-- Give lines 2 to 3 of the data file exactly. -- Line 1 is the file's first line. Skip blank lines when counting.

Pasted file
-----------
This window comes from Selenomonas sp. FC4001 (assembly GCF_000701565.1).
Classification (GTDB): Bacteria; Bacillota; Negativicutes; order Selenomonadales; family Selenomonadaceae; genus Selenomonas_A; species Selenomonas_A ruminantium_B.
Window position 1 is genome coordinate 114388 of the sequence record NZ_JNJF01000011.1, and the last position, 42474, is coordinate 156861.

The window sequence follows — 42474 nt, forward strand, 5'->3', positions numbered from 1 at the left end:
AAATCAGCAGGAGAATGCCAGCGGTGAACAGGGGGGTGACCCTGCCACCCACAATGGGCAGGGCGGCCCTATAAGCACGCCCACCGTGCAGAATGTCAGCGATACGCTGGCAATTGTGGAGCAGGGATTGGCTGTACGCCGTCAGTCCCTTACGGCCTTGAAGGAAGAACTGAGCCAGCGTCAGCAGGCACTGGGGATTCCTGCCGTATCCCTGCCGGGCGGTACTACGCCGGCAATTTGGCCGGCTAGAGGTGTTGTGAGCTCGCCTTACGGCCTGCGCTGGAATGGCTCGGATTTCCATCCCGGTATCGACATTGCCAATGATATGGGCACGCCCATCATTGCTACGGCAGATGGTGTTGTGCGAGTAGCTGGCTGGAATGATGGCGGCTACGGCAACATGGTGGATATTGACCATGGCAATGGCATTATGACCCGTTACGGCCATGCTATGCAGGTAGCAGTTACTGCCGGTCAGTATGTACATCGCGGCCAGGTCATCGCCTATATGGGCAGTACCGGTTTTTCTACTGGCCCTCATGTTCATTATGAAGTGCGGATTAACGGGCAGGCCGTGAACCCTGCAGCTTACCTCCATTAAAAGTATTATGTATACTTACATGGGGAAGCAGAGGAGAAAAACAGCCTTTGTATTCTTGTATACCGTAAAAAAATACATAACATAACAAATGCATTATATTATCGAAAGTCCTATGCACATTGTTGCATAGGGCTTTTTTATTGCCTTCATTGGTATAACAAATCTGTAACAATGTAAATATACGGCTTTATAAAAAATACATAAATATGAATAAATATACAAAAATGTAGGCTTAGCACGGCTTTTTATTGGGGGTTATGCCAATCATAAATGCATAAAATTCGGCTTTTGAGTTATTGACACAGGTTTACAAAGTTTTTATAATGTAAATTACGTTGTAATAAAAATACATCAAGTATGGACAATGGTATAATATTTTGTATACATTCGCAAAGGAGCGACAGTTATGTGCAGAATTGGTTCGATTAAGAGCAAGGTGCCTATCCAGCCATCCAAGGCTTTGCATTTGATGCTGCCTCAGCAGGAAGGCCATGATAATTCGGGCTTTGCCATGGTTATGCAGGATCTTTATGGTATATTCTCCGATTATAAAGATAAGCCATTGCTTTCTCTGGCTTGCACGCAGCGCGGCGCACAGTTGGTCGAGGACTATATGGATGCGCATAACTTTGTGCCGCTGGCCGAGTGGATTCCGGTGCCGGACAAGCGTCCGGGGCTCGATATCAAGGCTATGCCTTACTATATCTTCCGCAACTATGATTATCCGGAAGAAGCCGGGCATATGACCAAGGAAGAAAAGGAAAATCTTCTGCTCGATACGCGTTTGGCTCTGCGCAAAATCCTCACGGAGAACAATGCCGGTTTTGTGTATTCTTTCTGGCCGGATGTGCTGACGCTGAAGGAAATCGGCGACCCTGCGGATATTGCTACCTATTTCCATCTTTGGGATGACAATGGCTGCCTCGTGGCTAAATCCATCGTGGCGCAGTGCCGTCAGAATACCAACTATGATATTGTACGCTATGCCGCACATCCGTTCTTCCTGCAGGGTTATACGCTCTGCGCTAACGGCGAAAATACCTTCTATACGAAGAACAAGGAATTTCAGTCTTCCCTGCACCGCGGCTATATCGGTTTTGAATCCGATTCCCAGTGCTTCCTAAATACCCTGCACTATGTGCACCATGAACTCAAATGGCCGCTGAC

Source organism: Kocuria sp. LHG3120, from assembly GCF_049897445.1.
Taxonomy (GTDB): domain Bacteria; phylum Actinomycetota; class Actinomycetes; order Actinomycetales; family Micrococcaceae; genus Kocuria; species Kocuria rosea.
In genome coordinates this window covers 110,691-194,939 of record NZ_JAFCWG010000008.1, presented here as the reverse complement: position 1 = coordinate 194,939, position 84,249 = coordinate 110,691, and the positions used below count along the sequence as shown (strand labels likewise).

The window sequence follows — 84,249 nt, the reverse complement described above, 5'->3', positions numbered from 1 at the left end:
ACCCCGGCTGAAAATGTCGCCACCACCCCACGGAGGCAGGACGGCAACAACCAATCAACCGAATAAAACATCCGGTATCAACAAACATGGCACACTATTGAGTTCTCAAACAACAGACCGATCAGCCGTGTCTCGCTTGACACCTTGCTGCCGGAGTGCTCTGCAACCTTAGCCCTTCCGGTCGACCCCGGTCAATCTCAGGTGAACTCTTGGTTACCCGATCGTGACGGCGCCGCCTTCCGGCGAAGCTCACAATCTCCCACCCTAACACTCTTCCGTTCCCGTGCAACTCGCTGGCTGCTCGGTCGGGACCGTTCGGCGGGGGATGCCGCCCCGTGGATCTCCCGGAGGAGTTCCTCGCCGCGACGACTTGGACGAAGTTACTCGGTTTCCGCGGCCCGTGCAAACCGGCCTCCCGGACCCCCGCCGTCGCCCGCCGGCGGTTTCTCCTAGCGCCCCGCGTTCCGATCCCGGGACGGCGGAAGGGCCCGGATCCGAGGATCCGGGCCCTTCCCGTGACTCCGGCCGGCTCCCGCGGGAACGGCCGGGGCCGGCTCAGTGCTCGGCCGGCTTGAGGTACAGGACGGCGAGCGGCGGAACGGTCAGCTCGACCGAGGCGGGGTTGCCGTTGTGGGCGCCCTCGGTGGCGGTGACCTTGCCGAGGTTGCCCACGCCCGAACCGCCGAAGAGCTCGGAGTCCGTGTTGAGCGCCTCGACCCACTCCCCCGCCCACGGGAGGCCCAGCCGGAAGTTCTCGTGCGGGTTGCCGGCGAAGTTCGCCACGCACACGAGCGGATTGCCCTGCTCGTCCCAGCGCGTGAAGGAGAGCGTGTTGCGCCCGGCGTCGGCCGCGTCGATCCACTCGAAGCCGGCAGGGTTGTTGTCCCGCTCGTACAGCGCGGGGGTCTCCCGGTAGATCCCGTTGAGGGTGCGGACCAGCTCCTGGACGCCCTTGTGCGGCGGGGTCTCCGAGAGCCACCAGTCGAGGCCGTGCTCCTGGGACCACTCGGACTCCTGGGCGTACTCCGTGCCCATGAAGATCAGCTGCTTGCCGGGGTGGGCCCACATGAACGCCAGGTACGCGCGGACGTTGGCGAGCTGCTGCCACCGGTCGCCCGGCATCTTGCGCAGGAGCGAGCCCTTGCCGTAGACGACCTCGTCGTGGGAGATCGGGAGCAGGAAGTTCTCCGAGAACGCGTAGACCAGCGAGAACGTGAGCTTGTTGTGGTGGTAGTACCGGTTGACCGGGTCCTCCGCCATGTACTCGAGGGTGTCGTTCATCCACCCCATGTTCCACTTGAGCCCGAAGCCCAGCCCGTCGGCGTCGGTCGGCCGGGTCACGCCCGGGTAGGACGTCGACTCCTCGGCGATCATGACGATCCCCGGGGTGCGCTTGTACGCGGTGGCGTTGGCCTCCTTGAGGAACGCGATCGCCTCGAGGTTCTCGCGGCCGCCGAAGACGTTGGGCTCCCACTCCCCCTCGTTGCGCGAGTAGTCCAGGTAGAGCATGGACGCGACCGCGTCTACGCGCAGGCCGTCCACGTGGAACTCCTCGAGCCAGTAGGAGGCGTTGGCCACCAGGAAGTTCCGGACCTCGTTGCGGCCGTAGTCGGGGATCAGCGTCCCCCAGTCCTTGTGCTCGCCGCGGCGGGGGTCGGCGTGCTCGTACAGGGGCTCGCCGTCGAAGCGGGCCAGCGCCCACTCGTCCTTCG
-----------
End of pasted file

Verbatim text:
Classification (GTDB): Bacteria; Bacillota; Negativicutes; order Selenomonadales; family Selenomonadaceae; genus Selenomonas_A; species Selenomonas_A ruminantium_B.
Window position 1 is genome coordinate 114388 of the sequence record NZ_JNJF01000011.1, and the last position, 42474, is coordinate 156861.